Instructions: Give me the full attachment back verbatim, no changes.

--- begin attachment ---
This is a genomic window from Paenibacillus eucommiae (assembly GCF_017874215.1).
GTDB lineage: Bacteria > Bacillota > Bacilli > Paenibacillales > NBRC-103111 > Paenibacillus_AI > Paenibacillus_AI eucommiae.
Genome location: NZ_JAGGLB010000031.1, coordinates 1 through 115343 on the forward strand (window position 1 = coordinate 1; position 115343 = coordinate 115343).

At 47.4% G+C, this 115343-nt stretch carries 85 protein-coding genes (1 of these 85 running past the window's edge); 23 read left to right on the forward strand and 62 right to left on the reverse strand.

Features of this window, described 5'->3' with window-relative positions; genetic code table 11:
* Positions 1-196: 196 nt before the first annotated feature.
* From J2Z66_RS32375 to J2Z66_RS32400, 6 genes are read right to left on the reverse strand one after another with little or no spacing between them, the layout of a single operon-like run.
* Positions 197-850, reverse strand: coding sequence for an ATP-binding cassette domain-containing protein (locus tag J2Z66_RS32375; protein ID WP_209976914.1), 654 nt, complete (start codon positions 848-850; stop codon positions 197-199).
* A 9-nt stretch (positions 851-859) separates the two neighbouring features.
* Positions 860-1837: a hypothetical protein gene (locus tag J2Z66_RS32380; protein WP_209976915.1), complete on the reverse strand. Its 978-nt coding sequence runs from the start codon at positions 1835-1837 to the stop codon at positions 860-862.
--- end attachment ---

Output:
This is a genomic window from Paenibacillus eucommiae (assembly GCF_017874215.1).
GTDB lineage: Bacteria > Bacillota > Bacilli > Paenibacillales > NBRC-103111 > Paenibacillus_AI > Paenibacillus_AI eucommiae.
Genome location: NZ_JAGGLB010000031.1, coordinates 1 through 115343 on the forward strand (window position 1 = coordinate 1; position 115343 = coordinate 115343).

At 47.4% G+C, this 115343-nt stretch carries 85 protein-coding genes (1 of these 85 running past the window's edge); 23 read left to right on the forward strand and 62 right to left on the reverse strand.

Features of this window, described 5'->3' with window-relative positions; genetic code table 11:
* Positions 1-196: 196 nt before the first annotated feature.
* From J2Z66_RS32375 to J2Z66_RS32400, 6 genes are read right to left on the reverse strand one after another with little or no spacing between them, the layout of a single operon-like run.
* Positions 197-850, reverse strand: coding sequence for an ATP-binding cassette domain-containing protein (locus tag J2Z66_RS32375; protein ID WP_209976914.1), 654 nt, complete (start codon positions 848-850; stop codon positions 197-199).
* A 9-nt stretch (positions 851-859) separates the two neighbouring features.
* Positions 860-1837: a hypothetical protein gene (locus tag J2Z66_RS32380; protein WP_209976915.1), complete on the reverse strand. Its 978-nt coding sequence runs from the start codon at positions 1835-1837 to the stop codon at positions 860-862.